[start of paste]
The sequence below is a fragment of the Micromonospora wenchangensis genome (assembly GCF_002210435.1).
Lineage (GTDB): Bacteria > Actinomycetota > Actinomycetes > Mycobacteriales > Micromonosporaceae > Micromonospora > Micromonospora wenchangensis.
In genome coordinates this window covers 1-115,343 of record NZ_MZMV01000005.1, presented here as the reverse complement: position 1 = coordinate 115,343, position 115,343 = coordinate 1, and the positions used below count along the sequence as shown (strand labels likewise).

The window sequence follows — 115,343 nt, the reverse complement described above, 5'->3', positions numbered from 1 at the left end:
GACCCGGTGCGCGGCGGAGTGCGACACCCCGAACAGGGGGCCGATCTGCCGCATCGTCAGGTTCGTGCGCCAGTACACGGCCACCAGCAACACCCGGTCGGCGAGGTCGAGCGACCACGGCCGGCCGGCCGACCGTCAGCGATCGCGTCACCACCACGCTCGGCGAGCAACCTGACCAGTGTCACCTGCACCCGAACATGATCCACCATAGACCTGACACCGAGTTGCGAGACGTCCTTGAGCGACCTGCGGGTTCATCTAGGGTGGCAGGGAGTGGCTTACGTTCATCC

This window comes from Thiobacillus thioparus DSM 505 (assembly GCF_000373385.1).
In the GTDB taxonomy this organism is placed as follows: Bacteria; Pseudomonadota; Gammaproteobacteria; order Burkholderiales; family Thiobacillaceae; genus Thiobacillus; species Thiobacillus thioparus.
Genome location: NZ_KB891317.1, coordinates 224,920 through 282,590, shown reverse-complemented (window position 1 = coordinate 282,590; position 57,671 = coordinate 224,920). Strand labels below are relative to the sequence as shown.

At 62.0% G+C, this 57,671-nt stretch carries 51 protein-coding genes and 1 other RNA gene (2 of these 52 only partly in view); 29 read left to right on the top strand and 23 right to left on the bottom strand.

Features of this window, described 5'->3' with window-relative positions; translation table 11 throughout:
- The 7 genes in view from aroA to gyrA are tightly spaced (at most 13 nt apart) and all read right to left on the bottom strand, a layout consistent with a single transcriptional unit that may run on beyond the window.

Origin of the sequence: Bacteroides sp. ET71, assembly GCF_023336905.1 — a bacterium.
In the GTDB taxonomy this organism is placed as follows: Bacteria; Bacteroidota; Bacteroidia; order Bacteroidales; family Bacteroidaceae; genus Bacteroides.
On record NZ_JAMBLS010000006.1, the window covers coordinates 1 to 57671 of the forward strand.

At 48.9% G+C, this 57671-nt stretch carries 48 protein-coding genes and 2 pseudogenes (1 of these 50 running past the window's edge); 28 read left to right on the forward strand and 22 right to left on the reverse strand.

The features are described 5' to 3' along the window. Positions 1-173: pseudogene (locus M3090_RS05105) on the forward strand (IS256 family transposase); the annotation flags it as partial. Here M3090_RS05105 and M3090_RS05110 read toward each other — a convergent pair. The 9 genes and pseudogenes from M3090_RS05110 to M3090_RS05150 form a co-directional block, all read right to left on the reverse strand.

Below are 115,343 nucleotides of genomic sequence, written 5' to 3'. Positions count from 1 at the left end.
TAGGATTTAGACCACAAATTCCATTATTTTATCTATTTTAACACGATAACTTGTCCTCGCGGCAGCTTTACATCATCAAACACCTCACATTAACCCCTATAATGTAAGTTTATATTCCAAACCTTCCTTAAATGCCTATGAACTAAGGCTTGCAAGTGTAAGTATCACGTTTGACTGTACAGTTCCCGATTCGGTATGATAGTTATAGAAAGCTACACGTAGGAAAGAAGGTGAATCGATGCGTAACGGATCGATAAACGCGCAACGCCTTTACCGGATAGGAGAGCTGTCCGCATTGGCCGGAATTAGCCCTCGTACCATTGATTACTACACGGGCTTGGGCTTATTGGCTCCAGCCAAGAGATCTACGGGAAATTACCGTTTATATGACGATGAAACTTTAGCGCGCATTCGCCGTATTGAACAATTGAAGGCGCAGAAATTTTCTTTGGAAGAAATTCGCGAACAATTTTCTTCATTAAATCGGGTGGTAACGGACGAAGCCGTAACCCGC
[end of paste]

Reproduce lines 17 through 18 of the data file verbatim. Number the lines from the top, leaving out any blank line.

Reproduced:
Below are 115,343 nucleotides of genomic sequence, written 5' to 3'. Positions count from 1 at the left end.
TAGGATTTAGACCACAAATTCCATTATTTTATCTATTTTAACACGATAACTTGTCCTCGCGGCAGCTTTACATCATCAAACACCTCACATTAACCCCTATAATGTAAGTTTATATTCCAAACCTTCCTTAAATGCCTATGAACTAAGGCTTGCAAGTGTAAGTATCACGTTTGACTGTACAGTTCCCGATTCGGTATGATAGTTATAGAAAGCTACACGTAGGAAAGAAGGTGAATCGATGCGTAACGGATCGATAAACGCGCAACGCCTTTACCGGATAGGAGAGCTGTCCGCATTGGCCGGAATTAGCCCTCGTACCATTGATTACTACACGGGCTTGGGCTTATTGGCTCCAGCCAAGAGATCTACGGGAAATTACCGTTTATATGACGATGAAACTTTAGCGCGCATTCGCCGTATTGAACAATTGAAGGCGCAGAAATTTTCTTTGGAAGAAATTCGCGAACAATTTTCTTCATTAAATCGGGTGGTAACGGACGAAGCCGTAACCCGC